vRealize Automation and the FlashArray

I want to say this is the culmination of my last almost two years of creating vRealize integration for Pure Storage, but that isn’t the right word. It is a milestone, because there is still so much more cool stuff to be done. Especially with vRealize Automation. In many ways it is just the beginning! But I can now demonstrate Pure Storage FlashArray integration with the whole vRealize stack: Log Insight, Operations, Orchestrator and Automation.

Log Insight has a Content Pack. Operations has the Management Pack. Orchestrator has the Workflow Package. Automation also uses that Workflow Package. Let’s talk about how.

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There are many ways vRealize Automation (vRA) can leverage vRealize Orchestrator (vRO), and therefore transitively, how vRealize Automation can manipulate the FlashArray.

What I will be outlining in this post is using vRO workflows as catalog items that can be assigned to users to run. This is the basic part of integrating FlashArray (or any storage platform) provisioning into a self-service product. As I said before, a lot more to do in this area with vRA but let’s start with the basics.

Scroll down for a video demo of all of this.

Infrastructure as a Service (XaaS)

The first part of this to understand is the Infrastructure as a Service feature of vRA. XaaS can be deployed as part of the basic install of vRA and is based on Windows IaaS and SQL Server. When this is deployed, you can create special blueprints referred to as XaaS Blueprints that are specifically targeted for infrastructure tasks, like provisioning networks or storage. Regular blueprints are targeted for built in tasks like deploying a VM from a template.

A XaaS Blueprint is a vRO workflow. So anything a workflow can do, so can a XaaS Blueprint and therefore any user in vRA can be provisioned that task. Which is basically whatever your imagination is limited to.

vRA comes with a built-in vRO instance, or you can use an external one (or both). When you go to add a new XaaS blueprint, you are just navigating your vRO workflow inventory. Click on the Design tab, then XaaS. Note if “Design” doesn’t appear, you probably do not have the right permissions in that tenant.

 

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Don’t click on blueprints, those are the non-XaaS ones. Click on XaaS, then XaaS blueprints:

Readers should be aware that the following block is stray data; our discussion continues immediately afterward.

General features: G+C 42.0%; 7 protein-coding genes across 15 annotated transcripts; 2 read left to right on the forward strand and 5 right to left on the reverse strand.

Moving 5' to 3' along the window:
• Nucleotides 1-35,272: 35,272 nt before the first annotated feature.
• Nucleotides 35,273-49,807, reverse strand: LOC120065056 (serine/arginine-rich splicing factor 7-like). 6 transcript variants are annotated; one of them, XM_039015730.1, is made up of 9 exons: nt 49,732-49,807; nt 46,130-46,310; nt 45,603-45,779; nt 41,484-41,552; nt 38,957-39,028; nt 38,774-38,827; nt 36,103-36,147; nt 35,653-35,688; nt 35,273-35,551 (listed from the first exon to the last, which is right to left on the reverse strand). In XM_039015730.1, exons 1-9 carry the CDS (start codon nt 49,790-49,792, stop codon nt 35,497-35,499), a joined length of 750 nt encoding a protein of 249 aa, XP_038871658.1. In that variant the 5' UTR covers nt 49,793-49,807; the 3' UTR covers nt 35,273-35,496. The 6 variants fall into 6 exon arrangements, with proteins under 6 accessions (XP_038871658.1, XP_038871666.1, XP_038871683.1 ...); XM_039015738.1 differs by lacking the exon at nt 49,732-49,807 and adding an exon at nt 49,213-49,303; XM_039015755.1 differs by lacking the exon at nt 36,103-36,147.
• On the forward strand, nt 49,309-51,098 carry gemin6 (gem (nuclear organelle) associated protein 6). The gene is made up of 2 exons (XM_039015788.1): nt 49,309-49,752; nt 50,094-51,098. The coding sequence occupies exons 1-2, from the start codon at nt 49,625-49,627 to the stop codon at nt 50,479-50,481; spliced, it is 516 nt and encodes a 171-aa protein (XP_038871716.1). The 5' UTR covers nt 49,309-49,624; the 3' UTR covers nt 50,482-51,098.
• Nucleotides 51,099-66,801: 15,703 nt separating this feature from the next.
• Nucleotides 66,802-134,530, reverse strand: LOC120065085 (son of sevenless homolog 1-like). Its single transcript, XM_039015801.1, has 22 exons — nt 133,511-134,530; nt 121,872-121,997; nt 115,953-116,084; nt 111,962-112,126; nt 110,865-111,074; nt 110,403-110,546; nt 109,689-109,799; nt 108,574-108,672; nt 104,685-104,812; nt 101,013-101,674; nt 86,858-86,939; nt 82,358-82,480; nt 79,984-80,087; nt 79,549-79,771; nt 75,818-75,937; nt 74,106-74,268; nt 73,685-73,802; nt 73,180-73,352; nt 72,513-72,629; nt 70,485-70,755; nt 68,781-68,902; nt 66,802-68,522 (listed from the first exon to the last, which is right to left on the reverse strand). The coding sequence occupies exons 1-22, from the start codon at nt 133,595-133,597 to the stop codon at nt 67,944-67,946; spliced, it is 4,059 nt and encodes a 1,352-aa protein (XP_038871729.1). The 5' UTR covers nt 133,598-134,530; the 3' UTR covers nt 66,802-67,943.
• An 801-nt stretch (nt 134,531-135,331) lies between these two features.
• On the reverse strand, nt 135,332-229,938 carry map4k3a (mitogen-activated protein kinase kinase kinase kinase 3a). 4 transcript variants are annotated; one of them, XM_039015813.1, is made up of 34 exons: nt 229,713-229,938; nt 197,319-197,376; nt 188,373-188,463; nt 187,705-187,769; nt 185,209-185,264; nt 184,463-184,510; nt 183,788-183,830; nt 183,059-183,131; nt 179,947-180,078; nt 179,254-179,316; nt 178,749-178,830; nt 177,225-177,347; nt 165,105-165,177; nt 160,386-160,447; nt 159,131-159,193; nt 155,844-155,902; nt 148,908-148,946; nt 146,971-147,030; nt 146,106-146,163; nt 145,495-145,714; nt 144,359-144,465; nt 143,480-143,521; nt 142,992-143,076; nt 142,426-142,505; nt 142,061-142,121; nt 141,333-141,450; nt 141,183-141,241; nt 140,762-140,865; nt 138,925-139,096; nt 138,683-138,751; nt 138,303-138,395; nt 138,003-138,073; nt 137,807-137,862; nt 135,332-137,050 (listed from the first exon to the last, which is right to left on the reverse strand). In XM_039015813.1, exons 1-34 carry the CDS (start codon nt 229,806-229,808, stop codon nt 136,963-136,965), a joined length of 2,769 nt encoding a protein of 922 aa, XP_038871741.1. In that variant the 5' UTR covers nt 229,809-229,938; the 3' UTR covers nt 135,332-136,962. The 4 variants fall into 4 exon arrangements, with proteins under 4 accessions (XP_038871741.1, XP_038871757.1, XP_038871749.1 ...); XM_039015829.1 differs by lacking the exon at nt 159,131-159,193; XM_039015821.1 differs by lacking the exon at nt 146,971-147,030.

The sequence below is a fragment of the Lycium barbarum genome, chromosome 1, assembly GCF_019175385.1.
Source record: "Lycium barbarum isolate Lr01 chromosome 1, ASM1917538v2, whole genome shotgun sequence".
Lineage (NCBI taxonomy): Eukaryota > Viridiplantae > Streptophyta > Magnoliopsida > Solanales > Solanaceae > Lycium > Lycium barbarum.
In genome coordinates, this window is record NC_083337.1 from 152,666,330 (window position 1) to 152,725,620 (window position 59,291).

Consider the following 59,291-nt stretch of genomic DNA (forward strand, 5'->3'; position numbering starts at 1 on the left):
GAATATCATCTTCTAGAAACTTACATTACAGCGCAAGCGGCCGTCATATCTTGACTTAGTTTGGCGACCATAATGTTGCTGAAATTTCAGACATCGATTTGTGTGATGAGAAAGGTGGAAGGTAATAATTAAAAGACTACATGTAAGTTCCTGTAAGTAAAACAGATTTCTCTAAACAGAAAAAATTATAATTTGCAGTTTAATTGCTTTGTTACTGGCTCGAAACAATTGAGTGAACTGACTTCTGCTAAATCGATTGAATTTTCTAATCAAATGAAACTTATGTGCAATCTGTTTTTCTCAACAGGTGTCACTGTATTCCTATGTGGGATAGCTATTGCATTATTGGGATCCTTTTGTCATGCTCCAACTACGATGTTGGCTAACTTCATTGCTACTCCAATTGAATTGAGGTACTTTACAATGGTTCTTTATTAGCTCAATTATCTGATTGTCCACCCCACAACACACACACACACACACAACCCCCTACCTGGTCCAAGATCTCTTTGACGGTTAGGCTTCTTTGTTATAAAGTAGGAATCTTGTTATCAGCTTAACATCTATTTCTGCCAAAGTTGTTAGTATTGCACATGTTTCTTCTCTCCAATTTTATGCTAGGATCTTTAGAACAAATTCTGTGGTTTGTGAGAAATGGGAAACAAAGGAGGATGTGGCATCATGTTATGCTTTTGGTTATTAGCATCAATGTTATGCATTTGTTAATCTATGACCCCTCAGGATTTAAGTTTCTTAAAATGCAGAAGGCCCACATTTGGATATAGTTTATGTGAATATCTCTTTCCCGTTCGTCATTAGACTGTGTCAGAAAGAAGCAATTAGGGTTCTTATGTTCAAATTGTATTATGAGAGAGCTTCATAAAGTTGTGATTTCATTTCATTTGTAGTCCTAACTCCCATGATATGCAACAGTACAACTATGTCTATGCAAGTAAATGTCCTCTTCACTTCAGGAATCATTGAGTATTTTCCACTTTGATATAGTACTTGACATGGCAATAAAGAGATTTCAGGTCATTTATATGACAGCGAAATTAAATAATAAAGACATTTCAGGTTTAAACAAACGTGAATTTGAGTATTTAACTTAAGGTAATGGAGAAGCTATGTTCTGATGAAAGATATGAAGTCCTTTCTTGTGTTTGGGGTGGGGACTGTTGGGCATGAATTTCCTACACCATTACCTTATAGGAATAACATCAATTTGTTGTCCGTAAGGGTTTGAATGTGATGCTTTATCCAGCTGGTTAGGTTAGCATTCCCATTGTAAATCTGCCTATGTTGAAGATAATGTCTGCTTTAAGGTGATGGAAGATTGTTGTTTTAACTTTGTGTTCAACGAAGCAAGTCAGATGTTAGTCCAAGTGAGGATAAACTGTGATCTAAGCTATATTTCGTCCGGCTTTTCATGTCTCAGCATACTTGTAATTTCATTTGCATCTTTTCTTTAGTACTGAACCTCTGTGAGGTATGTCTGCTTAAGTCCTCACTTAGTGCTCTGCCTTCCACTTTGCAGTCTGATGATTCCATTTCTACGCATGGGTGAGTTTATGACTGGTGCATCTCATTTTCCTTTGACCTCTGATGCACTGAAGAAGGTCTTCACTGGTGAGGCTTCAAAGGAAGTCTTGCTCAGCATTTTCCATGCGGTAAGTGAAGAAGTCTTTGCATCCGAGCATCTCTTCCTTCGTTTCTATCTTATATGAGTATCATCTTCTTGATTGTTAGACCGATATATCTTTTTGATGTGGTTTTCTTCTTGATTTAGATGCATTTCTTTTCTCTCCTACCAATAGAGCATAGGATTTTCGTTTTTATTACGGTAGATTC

xaasblueprints

To create new one, click the New option in the pane that appears. This will bring up your vRO inventory.

workflows

Make sure you have already imported the FlashArray vRO workflow package into vRO. Select one of those, or select a new one you have built from it. I am going to choose one of the larger workflows, that does the following:

  1. Takes in a Cluster from vCenter and a FlashArray
  2. Finds the WWNs of the hosts in that cluster
  3. Creates a FlashArray REST session
  4. Compares the WWN listing to find the proper host group to connect a volume to
  5. Creates a new volume on the FlashArray in accordance to the input
  6. Connects it to the host group
  7. Rescans the ESXi hosts and format that volume with VMFS

This is a built-in workflow (well built-in to the package) called “Provision new VMFS from FlashArray”. When you select the workflow, vRA understands the metadata of the workflow and what it needs (inputs) and what it returns. For this post let’s focus on the inputs. The outputs will be for a later post.

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When you click submit, it allows you to configure how the catalog item based on this blueprint will look, or specifically how the user will interact with it when they request it. The first step is the introduction screen of the blueprint (title, description etc). This is populated from what vRO has but you can change it.

blueprintdescriptionm

Next you can configure the wizard and input your end user can manage. By default it will take in what the workflow asks for. In this case, a VMware cluster, a FlashArray, a volume size and name, optionally a LUN ID. The entries for this default at asking the user, either text to be entered, or a inventory item to be selected via navigation. This can all be changed if you want.

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For instance I can hard code some volume size options by changing the volume size to a drop down

dropdown entriesdropdown finaldropdown

This is a good idea when you want to keep standard volume sizes or standard whatever. For inventory items you can either allow them to choose or enforce a certain object, like a FlashArray target. This way the user does not get to choose which FlashArray they provision to, if that is what you want to do.

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The last part is choosing what resource you want to provision if there is one. I will leave this for a later post.

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That’s the quick run through! I will discuss publishing this to a set of users in a upcoming post. The great thing about the tight integration of vRO and vRA and the simplicity of adding in the FlashArray as a target via our workflow package, is that you can create a very powerful provisioning and management interface in not a lot of time. So much more to explore from vRA though, excited to continue my work on this!

All of this in video:

 

 

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